Infants and children diagnosed with a soy allergy must avoid eating all foods containing soy. Soy is the main ingredient in a number of Asian and vegetarian foods, such as tofu, soy sauce, teriyaki and soy milk.1  Soy products are also found widely in manufactured foods.2 For this reason, it is important to always check the label of any manufactured food to ensure it is suitable for your child.

The following foods and ingredients contain soy and soy protein. These foods should be avoid by children with a soy allergy.

Bean curd Soy ice cream Tempeh
Edamame beans Soy infant formula Teriyaki
Hydrolysed soy protein Soy milk Textured soy protein
Hydrolysed vegetable protein Soy protein isolates/concentrates Textured vegetable protein
Miso (soy bean paste) Soy sauce Tofu
Soy beans Soy yoghurt
Soy cheese Soybean sprouts
Soy flour Tamari

Soy lecithin (322) and soybean oil are made from soybeans, however they are usually tolerated by those with a soy allergy.

Please note that this is not a complete list of all foods containing soy and soy protein. It is important to check the labels of all manufactured foods before consuming.

Table adapted from Australasian Society of Clinical Immunology and Allergy ‘Dietary Avoidance for soy allergy’.

The following foods and ingredients may contain soy and soy protein. It is important to check the labels of these foods before giving to your child. If the food contains soy it should be avoided.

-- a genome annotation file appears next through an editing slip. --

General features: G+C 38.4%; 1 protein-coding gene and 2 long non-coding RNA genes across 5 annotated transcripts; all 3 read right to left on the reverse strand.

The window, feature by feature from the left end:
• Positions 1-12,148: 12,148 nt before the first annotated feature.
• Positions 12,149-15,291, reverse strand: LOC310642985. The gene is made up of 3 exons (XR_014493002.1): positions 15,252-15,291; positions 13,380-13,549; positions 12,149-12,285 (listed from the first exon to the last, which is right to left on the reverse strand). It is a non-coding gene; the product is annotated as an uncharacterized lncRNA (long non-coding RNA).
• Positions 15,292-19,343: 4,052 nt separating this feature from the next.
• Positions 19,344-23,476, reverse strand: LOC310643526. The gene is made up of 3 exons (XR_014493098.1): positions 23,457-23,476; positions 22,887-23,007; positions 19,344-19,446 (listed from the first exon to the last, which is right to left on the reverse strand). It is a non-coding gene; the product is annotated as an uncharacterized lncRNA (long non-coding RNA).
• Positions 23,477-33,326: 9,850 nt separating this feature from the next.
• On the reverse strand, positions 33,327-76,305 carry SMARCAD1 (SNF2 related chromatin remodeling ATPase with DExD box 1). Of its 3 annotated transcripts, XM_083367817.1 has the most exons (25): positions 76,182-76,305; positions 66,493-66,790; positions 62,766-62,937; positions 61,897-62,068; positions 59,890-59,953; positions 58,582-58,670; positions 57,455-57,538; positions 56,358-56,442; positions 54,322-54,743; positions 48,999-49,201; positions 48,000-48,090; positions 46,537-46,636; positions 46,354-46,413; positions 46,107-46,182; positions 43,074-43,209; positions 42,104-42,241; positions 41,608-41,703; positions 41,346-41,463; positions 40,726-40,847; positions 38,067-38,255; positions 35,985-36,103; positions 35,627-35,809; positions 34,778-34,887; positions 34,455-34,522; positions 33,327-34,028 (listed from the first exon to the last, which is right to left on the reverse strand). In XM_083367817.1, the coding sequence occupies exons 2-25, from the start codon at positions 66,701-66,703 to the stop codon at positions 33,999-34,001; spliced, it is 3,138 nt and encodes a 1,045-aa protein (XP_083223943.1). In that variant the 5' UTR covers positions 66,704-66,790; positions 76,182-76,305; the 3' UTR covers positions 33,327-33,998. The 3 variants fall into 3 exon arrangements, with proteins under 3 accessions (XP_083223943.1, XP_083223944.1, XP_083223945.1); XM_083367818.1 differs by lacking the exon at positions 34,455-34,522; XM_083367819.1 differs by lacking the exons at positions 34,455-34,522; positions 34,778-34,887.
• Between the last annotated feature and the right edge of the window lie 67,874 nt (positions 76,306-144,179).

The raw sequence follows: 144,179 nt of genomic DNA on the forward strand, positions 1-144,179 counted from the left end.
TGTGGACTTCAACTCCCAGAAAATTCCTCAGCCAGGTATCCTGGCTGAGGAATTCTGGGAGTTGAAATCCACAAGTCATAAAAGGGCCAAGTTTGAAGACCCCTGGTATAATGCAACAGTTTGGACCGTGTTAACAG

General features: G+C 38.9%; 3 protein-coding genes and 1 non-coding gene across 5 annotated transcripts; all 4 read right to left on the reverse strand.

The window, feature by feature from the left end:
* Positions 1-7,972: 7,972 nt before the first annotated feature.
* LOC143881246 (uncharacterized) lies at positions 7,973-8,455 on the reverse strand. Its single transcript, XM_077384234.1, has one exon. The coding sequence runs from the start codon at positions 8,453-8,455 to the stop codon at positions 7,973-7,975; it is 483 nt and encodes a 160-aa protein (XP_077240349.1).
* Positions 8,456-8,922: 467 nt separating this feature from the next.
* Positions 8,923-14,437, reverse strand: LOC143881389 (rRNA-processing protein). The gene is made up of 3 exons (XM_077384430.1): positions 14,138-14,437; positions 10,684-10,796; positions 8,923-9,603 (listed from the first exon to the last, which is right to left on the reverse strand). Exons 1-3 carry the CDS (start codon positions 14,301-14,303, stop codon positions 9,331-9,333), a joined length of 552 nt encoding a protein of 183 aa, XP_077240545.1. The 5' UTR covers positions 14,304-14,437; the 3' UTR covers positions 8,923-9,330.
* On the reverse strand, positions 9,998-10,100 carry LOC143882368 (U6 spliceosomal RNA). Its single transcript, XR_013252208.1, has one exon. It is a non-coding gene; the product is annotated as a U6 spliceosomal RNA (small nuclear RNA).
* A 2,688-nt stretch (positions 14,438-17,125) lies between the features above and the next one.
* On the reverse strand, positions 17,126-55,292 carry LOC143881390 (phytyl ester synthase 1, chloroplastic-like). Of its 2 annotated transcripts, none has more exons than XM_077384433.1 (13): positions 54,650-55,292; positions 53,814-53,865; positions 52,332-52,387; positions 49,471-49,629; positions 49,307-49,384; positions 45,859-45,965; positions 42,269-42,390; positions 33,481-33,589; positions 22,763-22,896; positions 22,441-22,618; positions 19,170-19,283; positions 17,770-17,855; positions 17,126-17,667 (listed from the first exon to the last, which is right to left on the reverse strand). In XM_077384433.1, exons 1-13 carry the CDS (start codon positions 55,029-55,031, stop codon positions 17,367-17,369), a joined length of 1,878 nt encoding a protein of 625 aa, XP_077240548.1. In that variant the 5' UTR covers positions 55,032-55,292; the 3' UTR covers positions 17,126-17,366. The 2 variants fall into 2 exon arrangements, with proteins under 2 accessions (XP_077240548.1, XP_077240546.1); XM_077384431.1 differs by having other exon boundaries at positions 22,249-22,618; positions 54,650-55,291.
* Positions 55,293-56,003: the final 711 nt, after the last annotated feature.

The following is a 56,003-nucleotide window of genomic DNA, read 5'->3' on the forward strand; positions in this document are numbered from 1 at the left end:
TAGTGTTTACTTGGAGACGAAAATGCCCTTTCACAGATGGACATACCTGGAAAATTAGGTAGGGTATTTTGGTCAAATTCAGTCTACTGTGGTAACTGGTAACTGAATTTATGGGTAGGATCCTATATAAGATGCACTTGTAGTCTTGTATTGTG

Baked goods, cereal and grain products – all types of breads (soy flour is used in many commercial breads), bakery items, breadcrumbs, biscuits, breakfast cereals, cakes, homemade bread mixes

Condiments and sauces – Chocolate flavourings, chocolate nut spreads, mayonnaise type salad dressings, gravy (pre-prepared), sauces

Confectionery and desserts – Chocolate, frozen fruit desserts, ice cream, gelato, sorbets, sweets

Meat, fish, poultry and alternatives – Crumbed meats and fish, frankfurts, processed/deli meats, sausages, sausage rolls, vegetarian meat alternatives

Miscellaneous – Flavoured milk drinks, flavourings, pancakes, soup mixes, stock cubes, taco shells, vegetable gum, vegetable starch

Pre-prepared, takeaway and restaurant foods: Deli salads, Asian dishes (Chinese, Thai, Vietnamese), pizza

Please note that this is not a complete list of all foods containing soy and soy protein. It is important to check the labels of all manufactured foods before consuming.

Soy free bread alternatives

Most commercially available breads are made using soy as a starter.1 As bread is often a staple in a child’s diet, this can make avoiding soy difficult. The following are some soy free bread options2:

  • Some brands of traditional style rye bread. Be sure to check the label as some rye breads contain soy
  • Homemade bread made using soy free flour
  • Crumpets
  • Flat breads, like pita, mountain bread, tortilla wraps and Lebanese breads often do not contain soy
  • Check with your local baker or supermarket to see if they sell soy free bread

Please note, this fact sheet does not list all foods containing soy. Parents should check the labels of all foods prior to feeding to your child with soy allergy.

The labels of all manufactured foods must be checked to make sure the food is suitable before feeding to your child

 

  1. The Sydney Children’s Hospital Network. 2015. Allergy-Soy Allergy. NSW Health. Viewed 28 June 2016. https://www.schn.health.nsw.gov.au/parents-and-carers/fact-sheets/allergy-soy-allergy
  2. 2014. Dietary Avoidance- Soy. Australasian Society of Clinical Immunology and Allergy. Viewed 28 June 2016. http://www.allergy.org.au/patients/food-allergy/ascia-dietary-avoidance-for-food-allergy/soy